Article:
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I've been pouring over the Apache Camel docs trying to get a concrete understanding of two of its most basic concepts (endpoints and routes), and although these terms are used everywhere throughout the docs, I can find no reference that actually defines what they are and what they are used for. And although their names are fairly obvious-sounding, and I think I understand what they are, I've now been assigned to a task that has landed me neck-deep in Apache Camel Land, and its absolutely vital that I understand what these mechanisms are.

My guess is that an "endpoint" is just a bean - one that can be configured in a config file like any other - that maps a name to a URI/port combo (this taken from the W3C docs). In the context of Apache Camel, my guess is that endpoints are used to connect components together, so that "routes" (connections/maps) can be formed between them. So when Component A living at Endpoint 1 wants to communicate with Component B living at Endpoint 2, so long as there is a mapping from 1 to 2, Camel will be able to transmit messages between these two.

Please stop me and correct me if I am wrong here!

So now, I've seen examples where it looks like routes can be configured in Java:

from("endpointA").routeId("someMessage").to("endpointB");

And I've seen examples where it looks like routes can be configured in XML:

<route id="">
    <from .../>
    <to .../>
</route>

Are these two methods for configuring routes, or are they different concepts altogether?

Finally, what is the format of the messages that can be routed between endpoints? If it has to be XML, for example, what is the XSD/schema of these routed messages? If it has to be a Java object, what bounds/restrictions apply to the objects that Camel can send?

Thanks in advance for any clarity on these simple terms that I truly cannot find simple explanations for.

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up vote 7 down vote accepted

It seems like you are getting a decent grasp of the concept. I think it helps to think about endpoints in more abstract terms. The camel documentation is not much help here. Endpoints can be thought of as interfaces to a component. Each component can have 1 or more endpoints configured. It helps me to think about endpoints within the context of a route. A simple route can go from Endpoint A (This could be a JMS Queue, tcp socket, file or any camel component) and go to Endpoint B (which can be any camel component). You can of course have processors in the route too that transform the data.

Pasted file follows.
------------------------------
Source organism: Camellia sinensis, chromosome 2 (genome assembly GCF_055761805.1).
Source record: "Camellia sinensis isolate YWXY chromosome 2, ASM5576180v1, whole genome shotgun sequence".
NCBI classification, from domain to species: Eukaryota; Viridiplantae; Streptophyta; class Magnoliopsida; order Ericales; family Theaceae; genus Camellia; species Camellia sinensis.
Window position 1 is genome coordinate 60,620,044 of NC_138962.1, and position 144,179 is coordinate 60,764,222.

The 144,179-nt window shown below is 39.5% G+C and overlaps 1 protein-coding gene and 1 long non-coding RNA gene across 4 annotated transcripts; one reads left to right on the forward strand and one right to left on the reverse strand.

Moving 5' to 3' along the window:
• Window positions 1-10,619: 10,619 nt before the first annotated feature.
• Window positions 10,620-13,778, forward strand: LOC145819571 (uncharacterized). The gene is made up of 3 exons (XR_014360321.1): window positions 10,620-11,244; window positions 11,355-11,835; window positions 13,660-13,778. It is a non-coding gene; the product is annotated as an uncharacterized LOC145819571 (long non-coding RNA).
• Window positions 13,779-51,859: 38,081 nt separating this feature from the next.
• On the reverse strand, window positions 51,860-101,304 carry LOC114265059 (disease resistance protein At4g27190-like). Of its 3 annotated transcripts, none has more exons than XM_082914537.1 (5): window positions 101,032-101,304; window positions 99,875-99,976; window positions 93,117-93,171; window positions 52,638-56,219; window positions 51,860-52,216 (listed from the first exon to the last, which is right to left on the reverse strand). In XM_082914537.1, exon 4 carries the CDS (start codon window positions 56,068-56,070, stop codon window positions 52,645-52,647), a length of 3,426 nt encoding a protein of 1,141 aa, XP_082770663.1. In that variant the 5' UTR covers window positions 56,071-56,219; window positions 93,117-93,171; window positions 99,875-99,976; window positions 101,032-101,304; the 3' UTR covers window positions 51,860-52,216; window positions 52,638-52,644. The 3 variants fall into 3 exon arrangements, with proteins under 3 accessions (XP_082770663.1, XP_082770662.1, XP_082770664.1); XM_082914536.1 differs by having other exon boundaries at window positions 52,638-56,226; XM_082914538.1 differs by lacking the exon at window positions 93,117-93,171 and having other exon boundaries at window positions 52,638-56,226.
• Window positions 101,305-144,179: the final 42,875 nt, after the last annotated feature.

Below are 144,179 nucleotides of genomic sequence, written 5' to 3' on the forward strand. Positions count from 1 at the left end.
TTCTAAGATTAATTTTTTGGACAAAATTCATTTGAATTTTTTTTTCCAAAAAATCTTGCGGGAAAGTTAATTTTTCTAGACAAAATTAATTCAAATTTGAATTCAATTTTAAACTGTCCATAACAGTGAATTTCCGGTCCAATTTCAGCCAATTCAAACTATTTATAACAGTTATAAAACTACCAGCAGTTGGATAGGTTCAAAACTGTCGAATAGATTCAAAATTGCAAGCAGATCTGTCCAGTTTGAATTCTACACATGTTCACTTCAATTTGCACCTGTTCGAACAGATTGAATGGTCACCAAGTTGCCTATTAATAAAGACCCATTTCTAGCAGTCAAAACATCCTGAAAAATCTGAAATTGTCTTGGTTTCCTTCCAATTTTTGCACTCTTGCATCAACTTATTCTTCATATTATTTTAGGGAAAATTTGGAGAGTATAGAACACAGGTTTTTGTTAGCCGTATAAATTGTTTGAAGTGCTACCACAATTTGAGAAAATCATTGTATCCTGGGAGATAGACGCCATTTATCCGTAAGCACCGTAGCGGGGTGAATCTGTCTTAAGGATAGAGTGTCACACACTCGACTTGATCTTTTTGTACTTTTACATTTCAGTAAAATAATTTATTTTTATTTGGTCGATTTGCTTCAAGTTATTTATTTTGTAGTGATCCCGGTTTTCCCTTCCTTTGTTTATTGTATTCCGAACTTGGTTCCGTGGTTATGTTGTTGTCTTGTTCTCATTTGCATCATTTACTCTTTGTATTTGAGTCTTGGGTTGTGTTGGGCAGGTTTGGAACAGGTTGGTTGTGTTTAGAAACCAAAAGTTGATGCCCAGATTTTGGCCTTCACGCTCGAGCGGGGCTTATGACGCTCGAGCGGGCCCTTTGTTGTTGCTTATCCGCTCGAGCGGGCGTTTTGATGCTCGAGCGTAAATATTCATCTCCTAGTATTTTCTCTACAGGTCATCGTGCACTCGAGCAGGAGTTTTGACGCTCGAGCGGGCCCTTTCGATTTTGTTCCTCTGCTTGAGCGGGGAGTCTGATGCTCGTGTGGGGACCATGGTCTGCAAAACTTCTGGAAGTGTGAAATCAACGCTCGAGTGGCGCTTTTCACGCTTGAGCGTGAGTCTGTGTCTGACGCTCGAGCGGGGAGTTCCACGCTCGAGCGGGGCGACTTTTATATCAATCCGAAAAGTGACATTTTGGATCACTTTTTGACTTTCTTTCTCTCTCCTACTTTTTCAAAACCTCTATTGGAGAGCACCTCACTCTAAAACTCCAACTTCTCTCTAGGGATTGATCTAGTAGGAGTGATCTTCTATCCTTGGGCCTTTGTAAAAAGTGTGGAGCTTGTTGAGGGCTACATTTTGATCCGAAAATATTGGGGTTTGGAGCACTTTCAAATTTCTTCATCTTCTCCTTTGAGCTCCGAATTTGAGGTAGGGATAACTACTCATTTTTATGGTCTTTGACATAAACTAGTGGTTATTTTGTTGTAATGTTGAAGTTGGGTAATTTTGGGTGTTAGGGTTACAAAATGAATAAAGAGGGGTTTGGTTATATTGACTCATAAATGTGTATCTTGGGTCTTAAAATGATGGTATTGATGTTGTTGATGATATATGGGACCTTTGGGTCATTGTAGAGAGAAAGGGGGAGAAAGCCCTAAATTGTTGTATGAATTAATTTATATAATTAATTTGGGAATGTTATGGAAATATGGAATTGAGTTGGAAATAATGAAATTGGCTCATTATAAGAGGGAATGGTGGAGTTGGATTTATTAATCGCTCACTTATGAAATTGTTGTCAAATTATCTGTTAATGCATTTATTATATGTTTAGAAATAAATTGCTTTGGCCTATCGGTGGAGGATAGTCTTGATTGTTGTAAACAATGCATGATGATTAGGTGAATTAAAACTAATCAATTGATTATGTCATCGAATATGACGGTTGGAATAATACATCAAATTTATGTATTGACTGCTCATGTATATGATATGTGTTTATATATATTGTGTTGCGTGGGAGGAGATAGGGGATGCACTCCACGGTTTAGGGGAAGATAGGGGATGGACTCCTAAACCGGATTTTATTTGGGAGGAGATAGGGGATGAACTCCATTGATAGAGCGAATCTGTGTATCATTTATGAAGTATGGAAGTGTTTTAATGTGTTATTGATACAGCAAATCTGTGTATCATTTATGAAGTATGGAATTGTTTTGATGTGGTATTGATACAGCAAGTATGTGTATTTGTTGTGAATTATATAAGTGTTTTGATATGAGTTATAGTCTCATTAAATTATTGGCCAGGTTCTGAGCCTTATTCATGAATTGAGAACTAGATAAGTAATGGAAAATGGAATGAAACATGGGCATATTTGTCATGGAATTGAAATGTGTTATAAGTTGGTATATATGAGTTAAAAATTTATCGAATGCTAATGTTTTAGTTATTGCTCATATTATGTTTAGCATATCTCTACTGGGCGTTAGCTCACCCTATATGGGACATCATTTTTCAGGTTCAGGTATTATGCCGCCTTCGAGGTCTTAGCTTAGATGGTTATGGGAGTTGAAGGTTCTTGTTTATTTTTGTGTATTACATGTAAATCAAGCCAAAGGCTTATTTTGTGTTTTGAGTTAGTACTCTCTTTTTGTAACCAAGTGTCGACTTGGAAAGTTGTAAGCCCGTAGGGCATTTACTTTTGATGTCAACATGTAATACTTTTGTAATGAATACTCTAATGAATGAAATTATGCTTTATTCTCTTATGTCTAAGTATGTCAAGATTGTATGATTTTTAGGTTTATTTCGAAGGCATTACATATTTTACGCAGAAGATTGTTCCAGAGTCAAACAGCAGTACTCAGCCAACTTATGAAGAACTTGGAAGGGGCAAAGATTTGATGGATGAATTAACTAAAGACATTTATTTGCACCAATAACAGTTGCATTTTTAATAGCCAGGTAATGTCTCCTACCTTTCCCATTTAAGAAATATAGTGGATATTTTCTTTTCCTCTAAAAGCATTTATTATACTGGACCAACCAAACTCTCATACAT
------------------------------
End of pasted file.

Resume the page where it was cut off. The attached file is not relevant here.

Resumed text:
The two examples of route creation you give are just that, two ways to create a route. They are the examples of the same concept. The first being Java DSL and the second using XML.

The format of the messages is typically XML, and the XML can be any valid XML and does not need to be tied to an XSD. The message can also be any Java object. As long as it is staying in the JVM (ie, not going over a socket) it doesn't need to be serializeable.

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Mike - thank you for such a helpful answer! –  IAmYourFaja Oct 13 '11 at 16:18
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Disagree that the message format is typically XML - it depends on the use case. –  vikingsteve Sep 19 '13 at 8:23
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